But I do want to share a story with you when the Lord has encouraged all of us through one person’s testimony.

One member has been struggling with fear and despair for months and months and months. He has his own additional needs but also is a carer for other members of their very lovely family. This puts a huge burden on him and sometimes, coming to the Good News Group is the only time he has away from this. We spend time praying with and encouraging him each week and encourage him to pray at home whenever he can. So this week he came to me looking so much happier. He told me that he had been reading his Bible every day. This is amazing because only recently had he received an NIrV Accessible Bible and been able to read it himself. Then he said he had prayed and heard a voice saying “I’m going to sort this out”. He shone with joy as he explained that since then he had felt all the weight of worry had been lifted and how much happier he felt.

To have this miracle being worked out in this man’s life and seeing God speak to him in this way has to show us that it is the Holy Spirit who disciples, who does the deeper work inside the spirits of the people who come together in that group. He now wants to share his testimony and that’s our next plan. We know our group have something to say, that God Works in their lives.

Our next terms teaching is going to be led by them. We will see who volunteers and provide the means for them to communicate their faith. I wish we had more technology available as I think some of those who don’t use verbal communication could tell us much more. (There’s very little funding available in adult social care for technology to aid communication – so sad when people are usually adults for longer than when they were children). So as is our way in the Good News Group we will do all we can to push enabling and participation. The plan is to use their favourite Bible story as a springboard to enable them to talk about and share their faith.

We will start with the man who shared this week. He’s already chosen a miracle story from the Bible as his favourite. And I hope to share more of their stories on here too. You don’t need to know them or their names to know that God Works in all of us in the most wonderful ways!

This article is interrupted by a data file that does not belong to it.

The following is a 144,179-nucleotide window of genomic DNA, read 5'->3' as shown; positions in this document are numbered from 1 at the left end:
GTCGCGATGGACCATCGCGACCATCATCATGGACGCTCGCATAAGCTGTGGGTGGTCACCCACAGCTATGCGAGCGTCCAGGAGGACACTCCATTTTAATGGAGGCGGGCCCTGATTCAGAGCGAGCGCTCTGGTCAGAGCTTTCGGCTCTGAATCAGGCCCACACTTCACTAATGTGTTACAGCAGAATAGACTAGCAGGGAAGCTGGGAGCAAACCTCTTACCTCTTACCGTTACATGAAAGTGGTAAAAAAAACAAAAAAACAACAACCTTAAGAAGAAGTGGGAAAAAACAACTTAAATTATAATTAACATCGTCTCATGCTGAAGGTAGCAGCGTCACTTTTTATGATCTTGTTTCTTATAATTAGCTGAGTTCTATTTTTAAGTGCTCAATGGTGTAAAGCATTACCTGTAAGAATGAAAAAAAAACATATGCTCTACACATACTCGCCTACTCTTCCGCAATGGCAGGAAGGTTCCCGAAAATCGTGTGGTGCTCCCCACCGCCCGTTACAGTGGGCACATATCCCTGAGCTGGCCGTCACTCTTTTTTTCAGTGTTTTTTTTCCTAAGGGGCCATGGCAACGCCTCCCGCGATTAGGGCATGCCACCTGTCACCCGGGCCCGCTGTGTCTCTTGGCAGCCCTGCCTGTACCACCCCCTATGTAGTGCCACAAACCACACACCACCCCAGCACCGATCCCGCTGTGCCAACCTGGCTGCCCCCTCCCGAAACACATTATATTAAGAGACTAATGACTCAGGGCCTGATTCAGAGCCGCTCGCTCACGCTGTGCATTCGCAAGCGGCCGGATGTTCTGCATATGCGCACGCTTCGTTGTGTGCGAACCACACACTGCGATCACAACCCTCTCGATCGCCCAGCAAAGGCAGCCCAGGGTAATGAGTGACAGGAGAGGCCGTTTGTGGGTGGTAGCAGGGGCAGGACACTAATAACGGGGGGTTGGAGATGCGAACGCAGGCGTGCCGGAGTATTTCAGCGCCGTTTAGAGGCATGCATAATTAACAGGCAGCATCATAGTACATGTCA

News

Our annual outreach Carol Service is next week. The whole group is ready and excited. Do come and join us if you’re nearby. 😁

New Research Suggests Social Issues are Down to Neurotypicals more than Autistics

Important to think about this in church. How do we welcome people who are socially different to us and do we cause some of their social difficulties. I’m glad to say I have seen and have wonderful friendships with autistic people because it IS a two way relationship of supporting each other to understand and relate together.

Intersectional Neurodiversity

colorful-brains-560 Picture by Joan M. Mas

Autism is seen, in popular representations, largely as a social and communication disorder. Formerly framed as stemming from an autistic lack of a “social instinct”, the current dominant idea is that something is deficient or missing in autistic social cognition. Often referred to as a cognitive deficit in “empathy” or “theory of mind”, much research on autistic social issues has focused on trying to clarify and detect this inside autistic brains and minds. The search for an elusive broken “theory of mind module” or “empathy mechanism” in the brain, and its ensuing cognitive manifestations, however, has led to conflicting results – with some scientists even concluding that autistic people feel too much empathy rather than too little.

Another view is that this is not simply an individual neuro-cognitive issue, but rather a wider social problem. Against the idea that autistic people have too much or…

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A Happy, and Inclusive, Nativity.

Wouldn’t some of these idea work really well in a church Nativity 🙂

Mr Finch

As soon as children are back from half term, classes will start preparing for Christmas performances. Assemblies will turn into singing practices, boxes of robes and head-dresses will be retrieved from whatever cubby hole they’ve been hidden in since last year, CD backing tracks for ‘The Grumpy Snowman’ and ‘The Agnostic Pelican’ will be dusted off and the whole carousel will head round for its umpteenth iteration.

All of which is terrific for those children and teachers who thrive on that sort of thing. And all of which can be hard on the children who had just got into the routine of their new classes and now find it strangely changed, or for those for whom the idea of performance is intimidating.

Let’s face it. There are plenty of adults among our colleagues, friends and families who would do just about anything rather than get up and perform on stage…